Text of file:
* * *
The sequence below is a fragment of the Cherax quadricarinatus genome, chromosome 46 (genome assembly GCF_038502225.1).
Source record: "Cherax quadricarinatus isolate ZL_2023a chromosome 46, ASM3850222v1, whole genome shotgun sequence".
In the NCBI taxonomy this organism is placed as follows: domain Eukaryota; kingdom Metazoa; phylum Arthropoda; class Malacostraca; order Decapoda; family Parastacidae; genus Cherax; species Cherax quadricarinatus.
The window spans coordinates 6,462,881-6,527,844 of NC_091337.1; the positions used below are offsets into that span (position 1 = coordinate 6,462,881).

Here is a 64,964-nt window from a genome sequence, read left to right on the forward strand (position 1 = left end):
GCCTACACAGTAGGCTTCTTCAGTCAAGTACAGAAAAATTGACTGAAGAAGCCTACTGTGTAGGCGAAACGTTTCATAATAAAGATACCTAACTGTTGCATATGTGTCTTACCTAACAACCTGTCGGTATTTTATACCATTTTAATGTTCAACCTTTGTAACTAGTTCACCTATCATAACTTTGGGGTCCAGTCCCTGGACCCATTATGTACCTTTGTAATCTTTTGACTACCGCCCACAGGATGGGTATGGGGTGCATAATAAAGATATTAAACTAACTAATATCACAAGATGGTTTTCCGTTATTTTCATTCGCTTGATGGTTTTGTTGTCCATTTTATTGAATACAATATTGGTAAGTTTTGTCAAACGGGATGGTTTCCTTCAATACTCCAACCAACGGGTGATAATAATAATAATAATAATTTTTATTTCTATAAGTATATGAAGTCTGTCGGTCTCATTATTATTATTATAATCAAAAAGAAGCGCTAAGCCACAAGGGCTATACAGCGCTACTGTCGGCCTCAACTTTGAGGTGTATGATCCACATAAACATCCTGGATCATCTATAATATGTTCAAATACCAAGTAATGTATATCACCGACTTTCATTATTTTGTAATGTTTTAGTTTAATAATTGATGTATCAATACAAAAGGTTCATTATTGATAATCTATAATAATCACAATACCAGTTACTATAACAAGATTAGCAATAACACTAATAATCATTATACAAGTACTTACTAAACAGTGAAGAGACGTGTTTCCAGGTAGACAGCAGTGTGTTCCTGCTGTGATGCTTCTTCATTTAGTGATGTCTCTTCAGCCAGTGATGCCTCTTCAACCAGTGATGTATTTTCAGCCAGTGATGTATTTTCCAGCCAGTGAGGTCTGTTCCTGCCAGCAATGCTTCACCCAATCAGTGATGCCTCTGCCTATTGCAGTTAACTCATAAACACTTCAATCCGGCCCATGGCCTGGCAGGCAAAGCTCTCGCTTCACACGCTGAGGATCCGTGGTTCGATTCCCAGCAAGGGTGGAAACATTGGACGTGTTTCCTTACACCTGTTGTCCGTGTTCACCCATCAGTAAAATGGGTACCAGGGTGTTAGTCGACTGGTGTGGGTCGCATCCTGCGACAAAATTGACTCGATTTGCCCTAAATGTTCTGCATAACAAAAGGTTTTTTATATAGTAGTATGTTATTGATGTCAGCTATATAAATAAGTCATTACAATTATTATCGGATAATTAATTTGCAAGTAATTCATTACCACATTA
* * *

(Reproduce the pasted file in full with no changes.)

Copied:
The sequence below is a fragment of the Cherax quadricarinatus genome, chromosome 46 (genome assembly GCF_038502225.1).
Source record: "Cherax quadricarinatus isolate ZL_2023a chromosome 46, ASM3850222v1, whole genome shotgun sequence".
In the NCBI taxonomy this organism is placed as follows: domain Eukaryota; kingdom Metazoa; phylum Arthropoda; class Malacostraca; order Decapoda; family Parastacidae; genus Cherax; species Cherax quadricarinatus.
The window spans coordinates 6,462,881-6,527,844 of NC_091337.1; the positions used below are offsets into that span (position 1 = coordinate 6,462,881).

Here is a 64,964-nt window from a genome sequence, read left to right on the forward strand (position 1 = left end):
GCCTACACAGTAGGCTTCTTCAGTCAAGTACAGAAAAATTGACTGAAGAAGCCTACTGTGTAGGCGAAACGTTTCATAATAAAGATACCTAACTGTTGCATATGTGTCTTACCTAACAACCTGTCGGTATTTTATACCATTTTAATGTTCAACCTTTGTAACTAGTTCACCTATCATAACTTTGGGGTCCAGTCCCTGGACCCATTATGTACCTTTGTAATCTTTTGACTACCGCCCACAGGATGGGTATGGGGTGCATAATAAAGATATTAAACTAACTAATATCACAAGATGGTTTTCCGTTATTTTCATTCGCTTGATGGTTTTGTTGTCCATTTTATTGAATACAATATTGGTAAGTTTTGTCAAACGGGATGGTTTCCTTCAATACTCCAACCAACGGGTGATAATAATAATAATAATAATTTTTATTTCTATAAGTATATGAAGTCTGTCGGTCTCATTATTATTATTATAATCAAAAAGAAGCGCTAAGCCACAAGGGCTATACAGCGCTACTGTCGGCCTCAACTTTGAGGTGTATGATCCACATAAACATCCTGGATCATCTATAATATGTTCAAATACCAAGTAATGTATATCACCGACTTTCATTATTTTGTAATGTTTTAGTTTAATAATTGATGTATCAATACAAAAGGTTCATTATTGATAATCTATAATAATCACAATACCAGTTACTATAACAAGATTAGCAATAACACTAATAATCATTATACAAGTACTTACTAAACAGTGAAGAGACGTGTTTCCAGGTAGACAGCAGTGTGTTCCTGCTGTGATGCTTCTTCATTTAGTGATGTCTCTTCAGCCAGTGATGCCTCTTCAACCAGTGATGTATTTTCAGCCAGTGATGTATTTTCCAGCCAGTGAGGTCTGTTCCTGCCAGCAATGCTTCACCCAATCAGTGATGCCTCTGCCTATTGCAGTTAACTCATAAACACTTCAATCCGGCCCATGGCCTGGCAGGCAAAGCTCTCGCTTCACACGCTGAGGATCCGTGGTTCGATTCCCAGCAAGGGTGGAAACATTGGACGTGTTTCCTTACACCTGTTGTCCGTGTTCACCCATCAGTAAAATGGGTACCAGGGTGTTAGTCGACTGGTGTGGGTCGCATCCTGCGACAAAATTGACTCGATTTGCCCTAAATGTTCTGCATAACAAAAGGTTTTTTATATAGTAGTATGTTATTGATGTCAGCTATATAAATAAGTCATTACAATTATTATCGGATAATTAATTTGCAAGTAATTCATTACCACATTA